The first major bank to respond to today's RBNZ OCR cut decides not to pass all of it on, despite the RBNZ's guidance to do so

The first major bank to respond to today's RBNZ OCR cut decides not to pass all of it on, despite the RBNZ's guidance to do so

ANZ has announced its rate reduction for floating rate borrowers following today's OCR rate cut of -0.25%.

But it is passing on only a -0.10% reduction.

It is keeping the balance.

A spokesperson issued a statement which said: "Over the last 18 months, offshore wholesale funding costs have increased significantly. Until now, and unlike some other banks, ANZ has passed on all the recent OCR rate cuts in full. But international volatility has proved to be more than temporary so these extra costs now need to be reflected in our lending rates."
 
"It’s important to also bear in mind that changes to floating and flexible rates won’t impact most ANZ home loan customers because around 76 per cent of ANZ home lending is fixed rate, compared to only 36 per cent four years ago."

ANZ's floating rate will drop to 5.64% for floating rate home loans and 5.75% for their revolving credit facilities.

These changes will take effect on Tuesday, March 29 for existing customers, and immediately for customers which take out a new loan today onward.

The RBNZ said today it expects banks to pass on the whole reduction.

The Cooperative Bank has already announced that it will pass on the full -0.25% reduction. The Cooperative Bank floating rate has become 5.45%.

Wholesale swap rates fell sharply today.

The 90 day bank bill rate fell even more than swap rates, being down -32 bps since the January OCR review when no change occurred.

Sine the last OCR reduction in December 2015, the 90 day bank bill rate is -36 bps lower.

The 90 day bank bill rate is important because this is the key benchmark floating rate lending, especially for mortgages, is based on.

Some bank officials have pointed out that the run-up in CDS swap spreads adds to their funding costs. But while these did peak at 170 in February, they have siubsequently fallen back to 143 today. And the last time the OCR was reduced this spread index was at 127. It is important to note that this index is only a proxy for Australasian and debt risk. And that includes more than just banks; it includes the Aussie miners who have suffered far more credit stress and that has pumped the CDS spread index. Further, that index reflects the Australian debt indications much more than the New Zealand components. Reading the CDS spread index is only a very rough proxy for NZ risk costs and probably overstates it significantly.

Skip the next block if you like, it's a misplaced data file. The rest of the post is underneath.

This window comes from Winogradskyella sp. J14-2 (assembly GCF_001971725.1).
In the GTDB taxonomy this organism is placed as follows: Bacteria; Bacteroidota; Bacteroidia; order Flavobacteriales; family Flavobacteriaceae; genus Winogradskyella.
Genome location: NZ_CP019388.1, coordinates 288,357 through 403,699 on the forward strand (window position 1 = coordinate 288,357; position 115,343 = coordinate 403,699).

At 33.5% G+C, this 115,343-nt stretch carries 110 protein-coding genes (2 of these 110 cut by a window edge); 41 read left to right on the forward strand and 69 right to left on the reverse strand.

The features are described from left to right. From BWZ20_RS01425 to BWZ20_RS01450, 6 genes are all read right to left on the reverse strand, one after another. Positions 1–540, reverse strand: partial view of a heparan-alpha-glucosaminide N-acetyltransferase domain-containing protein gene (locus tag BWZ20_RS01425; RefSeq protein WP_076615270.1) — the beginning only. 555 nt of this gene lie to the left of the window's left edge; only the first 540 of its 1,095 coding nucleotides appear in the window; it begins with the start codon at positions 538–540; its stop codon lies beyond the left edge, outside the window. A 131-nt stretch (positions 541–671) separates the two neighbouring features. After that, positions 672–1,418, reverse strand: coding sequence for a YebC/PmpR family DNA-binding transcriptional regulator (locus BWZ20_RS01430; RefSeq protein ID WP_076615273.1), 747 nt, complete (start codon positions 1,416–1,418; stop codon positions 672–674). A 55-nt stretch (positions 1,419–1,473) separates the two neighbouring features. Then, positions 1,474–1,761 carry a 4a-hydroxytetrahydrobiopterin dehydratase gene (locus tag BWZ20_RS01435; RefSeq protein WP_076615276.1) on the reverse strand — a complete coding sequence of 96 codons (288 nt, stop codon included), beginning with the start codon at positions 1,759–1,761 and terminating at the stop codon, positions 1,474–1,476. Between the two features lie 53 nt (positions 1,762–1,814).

ANZ NZ made a tax-paid profit of NZ$1.7 bln in 2015.

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A spokesperson issued a statement which said: "Over the last 18 months, offshore wholesale funding costs have increased significantly. Until now, and unlike some other banks, ANZ has passed on all the recent OCR rate cuts in full. But international volatility has proved to be more than temporary so these extra costs now need to be reflected in our lending rates."

What about a reflection of the inherent rising risk factors showing up in higher domestic deposit rates? It's not as as if the cross currency swapped foreign lenders have any OBR risk from banks' previous poor lending decisions and still they hike rates.

Mouthful
What about a reflection of the inherent rising risk factors showing up in higher domestic deposit rates?

Would you care to deconstruct that please - not sure it says what I think you mean

Foreign wholesale lenders have moved their risk adjusted NZ bank lending rates higher- in a free non-state controlled market domestic lenders would normally execute their right to do the same based off the better informed foreign wholesale metric. Why hasn't the RBNZ taken these factors into account given depositors are now considered risk averse investors, in need of higher risk offsetting interest rate returns?